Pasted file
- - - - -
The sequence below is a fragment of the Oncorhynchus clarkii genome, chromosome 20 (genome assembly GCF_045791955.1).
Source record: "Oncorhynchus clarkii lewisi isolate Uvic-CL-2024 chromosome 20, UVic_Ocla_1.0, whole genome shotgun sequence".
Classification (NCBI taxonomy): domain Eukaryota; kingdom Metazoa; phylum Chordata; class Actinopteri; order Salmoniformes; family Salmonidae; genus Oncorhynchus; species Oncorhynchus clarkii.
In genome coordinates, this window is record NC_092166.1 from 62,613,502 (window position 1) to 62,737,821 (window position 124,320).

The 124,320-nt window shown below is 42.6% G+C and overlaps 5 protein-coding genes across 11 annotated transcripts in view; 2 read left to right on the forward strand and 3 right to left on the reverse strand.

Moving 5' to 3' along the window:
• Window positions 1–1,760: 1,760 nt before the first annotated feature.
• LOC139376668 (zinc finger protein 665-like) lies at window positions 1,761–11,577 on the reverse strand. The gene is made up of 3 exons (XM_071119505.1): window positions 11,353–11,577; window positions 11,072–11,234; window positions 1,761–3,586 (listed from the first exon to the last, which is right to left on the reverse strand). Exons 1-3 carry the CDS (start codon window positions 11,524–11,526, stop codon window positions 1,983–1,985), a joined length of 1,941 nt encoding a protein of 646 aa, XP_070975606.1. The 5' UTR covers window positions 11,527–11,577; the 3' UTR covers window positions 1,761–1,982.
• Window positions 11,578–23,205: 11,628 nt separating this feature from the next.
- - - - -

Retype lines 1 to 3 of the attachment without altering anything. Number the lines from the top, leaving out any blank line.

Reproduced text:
The sequence below is a fragment of the Oncorhynchus clarkii genome, chromosome 20 (genome assembly GCF_045791955.1).
Source record: "Oncorhynchus clarkii lewisi isolate Uvic-CL-2024 chromosome 20, UVic_Ocla_1.0, whole genome shotgun sequence".
Classification (NCBI taxonomy): domain Eukaryota; kingdom Metazoa; phylum Chordata; class Actinopteri; order Salmoniformes; family Salmonidae; genus Oncorhynchus; species Oncorhynchus clarkii.